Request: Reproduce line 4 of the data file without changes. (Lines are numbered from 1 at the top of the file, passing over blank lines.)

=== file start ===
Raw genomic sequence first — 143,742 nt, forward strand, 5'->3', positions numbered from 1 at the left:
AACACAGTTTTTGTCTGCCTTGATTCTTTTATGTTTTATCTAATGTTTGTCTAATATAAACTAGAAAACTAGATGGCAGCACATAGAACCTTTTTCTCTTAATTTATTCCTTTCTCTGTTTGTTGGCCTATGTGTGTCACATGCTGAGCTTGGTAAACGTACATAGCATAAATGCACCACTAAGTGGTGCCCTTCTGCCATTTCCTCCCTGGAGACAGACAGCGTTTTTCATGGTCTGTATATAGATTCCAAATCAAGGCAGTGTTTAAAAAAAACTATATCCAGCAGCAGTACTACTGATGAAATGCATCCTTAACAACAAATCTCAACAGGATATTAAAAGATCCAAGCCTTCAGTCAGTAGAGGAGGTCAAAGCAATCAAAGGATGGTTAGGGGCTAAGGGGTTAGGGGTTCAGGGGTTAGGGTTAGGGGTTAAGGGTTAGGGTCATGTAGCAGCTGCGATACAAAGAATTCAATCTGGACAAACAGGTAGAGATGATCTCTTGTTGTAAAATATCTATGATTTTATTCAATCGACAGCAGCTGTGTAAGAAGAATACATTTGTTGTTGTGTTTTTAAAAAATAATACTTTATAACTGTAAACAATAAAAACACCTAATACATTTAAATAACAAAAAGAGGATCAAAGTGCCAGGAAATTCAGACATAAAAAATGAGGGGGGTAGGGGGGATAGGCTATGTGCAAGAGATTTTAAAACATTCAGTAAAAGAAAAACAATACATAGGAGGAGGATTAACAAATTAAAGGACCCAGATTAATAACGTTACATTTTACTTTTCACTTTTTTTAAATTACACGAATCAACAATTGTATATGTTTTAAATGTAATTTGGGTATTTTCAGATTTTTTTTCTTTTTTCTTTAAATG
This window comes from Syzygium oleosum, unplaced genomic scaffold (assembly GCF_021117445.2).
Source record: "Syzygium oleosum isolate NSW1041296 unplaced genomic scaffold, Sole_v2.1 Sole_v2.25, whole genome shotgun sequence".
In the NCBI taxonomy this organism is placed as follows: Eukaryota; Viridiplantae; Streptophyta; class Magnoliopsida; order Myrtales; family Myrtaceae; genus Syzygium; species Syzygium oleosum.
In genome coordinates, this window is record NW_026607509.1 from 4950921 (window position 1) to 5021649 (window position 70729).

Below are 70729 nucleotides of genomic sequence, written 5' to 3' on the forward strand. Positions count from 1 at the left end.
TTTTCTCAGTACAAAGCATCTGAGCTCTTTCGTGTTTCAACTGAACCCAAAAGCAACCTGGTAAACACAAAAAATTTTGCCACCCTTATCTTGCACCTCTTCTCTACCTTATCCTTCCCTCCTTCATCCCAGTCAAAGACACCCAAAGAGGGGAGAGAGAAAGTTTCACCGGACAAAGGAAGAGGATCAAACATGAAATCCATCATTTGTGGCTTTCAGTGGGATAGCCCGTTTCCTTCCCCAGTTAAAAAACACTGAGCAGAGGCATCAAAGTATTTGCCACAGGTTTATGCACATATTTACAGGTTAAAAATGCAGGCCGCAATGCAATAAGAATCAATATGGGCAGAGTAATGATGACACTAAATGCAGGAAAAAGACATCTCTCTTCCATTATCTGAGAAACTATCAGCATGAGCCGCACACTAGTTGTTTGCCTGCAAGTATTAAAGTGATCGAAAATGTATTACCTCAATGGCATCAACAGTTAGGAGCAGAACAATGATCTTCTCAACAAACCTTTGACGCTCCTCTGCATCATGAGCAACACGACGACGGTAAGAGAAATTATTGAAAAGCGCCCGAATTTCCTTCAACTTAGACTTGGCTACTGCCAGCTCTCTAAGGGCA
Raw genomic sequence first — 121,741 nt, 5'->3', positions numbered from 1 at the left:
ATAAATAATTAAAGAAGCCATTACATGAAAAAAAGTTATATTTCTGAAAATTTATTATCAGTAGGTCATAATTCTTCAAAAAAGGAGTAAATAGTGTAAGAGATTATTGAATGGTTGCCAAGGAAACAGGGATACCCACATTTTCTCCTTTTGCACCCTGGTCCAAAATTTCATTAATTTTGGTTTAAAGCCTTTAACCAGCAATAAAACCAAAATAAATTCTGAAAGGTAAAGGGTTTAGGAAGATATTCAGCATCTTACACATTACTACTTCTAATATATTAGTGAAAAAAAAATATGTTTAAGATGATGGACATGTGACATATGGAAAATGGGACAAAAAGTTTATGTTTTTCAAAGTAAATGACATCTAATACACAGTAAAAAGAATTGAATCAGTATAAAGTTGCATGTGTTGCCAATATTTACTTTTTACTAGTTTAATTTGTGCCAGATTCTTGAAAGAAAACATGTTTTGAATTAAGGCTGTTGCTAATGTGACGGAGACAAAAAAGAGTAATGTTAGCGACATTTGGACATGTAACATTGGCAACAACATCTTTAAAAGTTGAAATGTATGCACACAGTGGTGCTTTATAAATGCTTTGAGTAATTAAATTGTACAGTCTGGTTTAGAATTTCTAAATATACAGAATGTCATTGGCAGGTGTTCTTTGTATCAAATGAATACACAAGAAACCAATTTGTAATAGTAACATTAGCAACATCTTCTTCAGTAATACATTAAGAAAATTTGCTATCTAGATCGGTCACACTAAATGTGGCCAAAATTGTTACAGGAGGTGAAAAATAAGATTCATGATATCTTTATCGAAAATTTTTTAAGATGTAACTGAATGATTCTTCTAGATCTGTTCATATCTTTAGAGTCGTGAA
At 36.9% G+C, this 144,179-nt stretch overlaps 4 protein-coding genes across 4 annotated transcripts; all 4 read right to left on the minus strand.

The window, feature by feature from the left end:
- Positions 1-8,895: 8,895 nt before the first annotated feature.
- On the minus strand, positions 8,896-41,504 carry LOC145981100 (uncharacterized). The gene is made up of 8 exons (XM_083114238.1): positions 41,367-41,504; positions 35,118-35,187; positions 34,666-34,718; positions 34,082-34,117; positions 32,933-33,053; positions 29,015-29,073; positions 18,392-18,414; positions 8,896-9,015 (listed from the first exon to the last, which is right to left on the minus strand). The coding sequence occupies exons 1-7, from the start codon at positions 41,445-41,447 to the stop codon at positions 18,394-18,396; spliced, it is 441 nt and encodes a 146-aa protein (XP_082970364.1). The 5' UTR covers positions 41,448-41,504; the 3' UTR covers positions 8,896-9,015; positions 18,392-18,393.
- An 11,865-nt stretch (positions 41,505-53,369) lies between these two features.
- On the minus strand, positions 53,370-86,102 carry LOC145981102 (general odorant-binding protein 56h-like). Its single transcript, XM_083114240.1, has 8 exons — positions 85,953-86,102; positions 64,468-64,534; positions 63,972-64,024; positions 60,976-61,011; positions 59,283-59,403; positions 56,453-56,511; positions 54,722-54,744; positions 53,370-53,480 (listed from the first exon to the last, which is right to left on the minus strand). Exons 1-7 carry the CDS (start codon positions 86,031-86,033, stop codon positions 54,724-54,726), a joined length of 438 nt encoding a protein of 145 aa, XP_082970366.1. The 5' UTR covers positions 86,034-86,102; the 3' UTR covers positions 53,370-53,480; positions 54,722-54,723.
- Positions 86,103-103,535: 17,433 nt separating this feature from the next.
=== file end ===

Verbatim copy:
Source record: "Syzygium oleosum isolate NSW1041296 unplaced genomic scaffold, Sole_v2.1 Sole_v2.25, whole genome shotgun sequence".